Thursday, November 24, 2005

What's in a name?

I have leukemia, so what does that make me? Am I a leukemia “patient”? Or a leukemia “victim”? Or a leukemia “survivor”? Or am I just a dude with leukemia -- i.e., a person, one of whose qualities, but by no means the whole person, is an unwelcome compulsion to create a vast amount of mutant B cells?

As people with CLL, we are often pigeonholed by society’s stereotypes and expectations about cancer. The media reflexively uses various terms, without thinking about them much, and we have all encountered friends, family, and coworkers who see us as something different than what we were before we were diagnosed.

There is no doubt that the diagnosis of a life-threatening illness can change us, sometimes even for the better. But people who aren’t walking in our shoes may have a tendency to play fast and loose with labels, slapping them on us when they don’t always fit. There is a danger in mindlessly accepting them, in subtly becoming what others expect us to be.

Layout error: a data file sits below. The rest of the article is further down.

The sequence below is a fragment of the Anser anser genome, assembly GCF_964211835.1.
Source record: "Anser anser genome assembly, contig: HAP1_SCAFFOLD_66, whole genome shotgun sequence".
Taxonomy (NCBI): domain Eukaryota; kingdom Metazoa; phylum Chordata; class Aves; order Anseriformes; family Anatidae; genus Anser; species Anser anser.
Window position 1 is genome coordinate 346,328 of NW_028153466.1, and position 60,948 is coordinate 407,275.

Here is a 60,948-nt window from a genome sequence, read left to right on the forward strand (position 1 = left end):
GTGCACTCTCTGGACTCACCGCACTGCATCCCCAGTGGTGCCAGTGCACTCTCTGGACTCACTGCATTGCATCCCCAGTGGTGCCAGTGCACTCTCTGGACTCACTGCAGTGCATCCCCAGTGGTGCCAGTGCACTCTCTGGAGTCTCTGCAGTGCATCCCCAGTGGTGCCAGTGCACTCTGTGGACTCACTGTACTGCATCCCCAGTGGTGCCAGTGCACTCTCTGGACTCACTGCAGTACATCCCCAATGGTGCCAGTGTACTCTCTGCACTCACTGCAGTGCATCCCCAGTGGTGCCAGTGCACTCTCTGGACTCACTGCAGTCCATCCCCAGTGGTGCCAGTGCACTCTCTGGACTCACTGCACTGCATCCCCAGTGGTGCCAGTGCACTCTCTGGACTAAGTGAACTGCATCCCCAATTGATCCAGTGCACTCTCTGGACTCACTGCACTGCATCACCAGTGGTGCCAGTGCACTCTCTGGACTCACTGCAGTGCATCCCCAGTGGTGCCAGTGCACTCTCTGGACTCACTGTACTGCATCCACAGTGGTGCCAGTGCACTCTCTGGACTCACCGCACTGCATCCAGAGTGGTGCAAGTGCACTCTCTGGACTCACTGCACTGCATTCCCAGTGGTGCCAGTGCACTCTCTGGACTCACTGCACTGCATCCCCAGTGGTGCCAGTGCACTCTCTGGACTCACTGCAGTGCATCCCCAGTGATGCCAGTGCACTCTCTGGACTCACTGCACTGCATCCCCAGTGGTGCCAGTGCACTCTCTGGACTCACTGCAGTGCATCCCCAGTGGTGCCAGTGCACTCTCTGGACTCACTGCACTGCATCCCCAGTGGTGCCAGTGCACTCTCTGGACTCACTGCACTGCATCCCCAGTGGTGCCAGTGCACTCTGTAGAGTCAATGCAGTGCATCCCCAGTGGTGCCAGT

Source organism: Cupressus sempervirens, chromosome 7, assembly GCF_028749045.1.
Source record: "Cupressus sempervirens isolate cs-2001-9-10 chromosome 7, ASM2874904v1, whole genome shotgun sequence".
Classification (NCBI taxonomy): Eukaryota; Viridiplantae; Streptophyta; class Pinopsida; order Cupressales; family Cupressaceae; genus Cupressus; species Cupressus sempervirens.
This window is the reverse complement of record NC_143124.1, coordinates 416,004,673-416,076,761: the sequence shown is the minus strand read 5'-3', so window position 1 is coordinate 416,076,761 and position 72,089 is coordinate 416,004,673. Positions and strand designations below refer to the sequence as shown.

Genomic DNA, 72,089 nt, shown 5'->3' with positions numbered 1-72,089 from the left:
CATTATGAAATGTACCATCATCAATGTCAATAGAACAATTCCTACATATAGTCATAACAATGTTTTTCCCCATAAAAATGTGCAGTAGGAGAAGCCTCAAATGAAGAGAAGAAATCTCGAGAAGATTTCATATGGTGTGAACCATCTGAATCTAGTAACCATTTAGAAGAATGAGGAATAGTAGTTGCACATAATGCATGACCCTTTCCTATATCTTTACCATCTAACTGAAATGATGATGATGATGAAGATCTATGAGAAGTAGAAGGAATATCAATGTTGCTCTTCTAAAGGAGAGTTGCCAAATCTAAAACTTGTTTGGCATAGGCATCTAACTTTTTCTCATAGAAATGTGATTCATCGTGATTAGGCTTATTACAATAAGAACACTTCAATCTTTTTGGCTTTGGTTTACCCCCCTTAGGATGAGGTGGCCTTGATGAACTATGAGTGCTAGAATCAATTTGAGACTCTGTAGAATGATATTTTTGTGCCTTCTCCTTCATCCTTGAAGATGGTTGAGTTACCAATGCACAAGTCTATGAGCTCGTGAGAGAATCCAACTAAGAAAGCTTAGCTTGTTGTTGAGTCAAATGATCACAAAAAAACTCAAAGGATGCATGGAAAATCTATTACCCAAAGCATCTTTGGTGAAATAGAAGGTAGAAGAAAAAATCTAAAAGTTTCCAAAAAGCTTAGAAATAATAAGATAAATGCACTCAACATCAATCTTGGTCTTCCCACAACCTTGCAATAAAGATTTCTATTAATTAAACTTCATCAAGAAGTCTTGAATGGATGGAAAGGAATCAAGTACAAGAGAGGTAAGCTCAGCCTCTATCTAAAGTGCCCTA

So what should we call ourselves?

I don’t really like the description “patient.” There is a certain loss of individuality in that appellation, a cow-like aspect that implies being a member of a rather passive herd of unfortunates managed by person
nel bustling around in white coats. It makes me a set piece on the medical stage, one player in a long row of sufferers tethered to IV poles, and it brings with it all the notions of powerlessness that one ascribes to such an image: less power over disease, and less of a voice in the “doctor-patient” relationship. Medical care is part of the CLL experience, but not everything about it (though I certainly prefer “patient” to “medical consumer”).

Despite my reservations, “patient” is not inaccurate, but it is just one of the hats we wear. And perhaps we need to dust it off and change the way “patient” is perceived, make a transition in public perception from “poor things” to “hell-raisers." (Movie trailer for Bone Marrow Biopsy II: Aspirate This!: "Their white cells make them see red!”)

It should also be noted that the word "patient" does have an unintended meaning: With CLL, one must learn to be patient. That’s not the usage intended, though.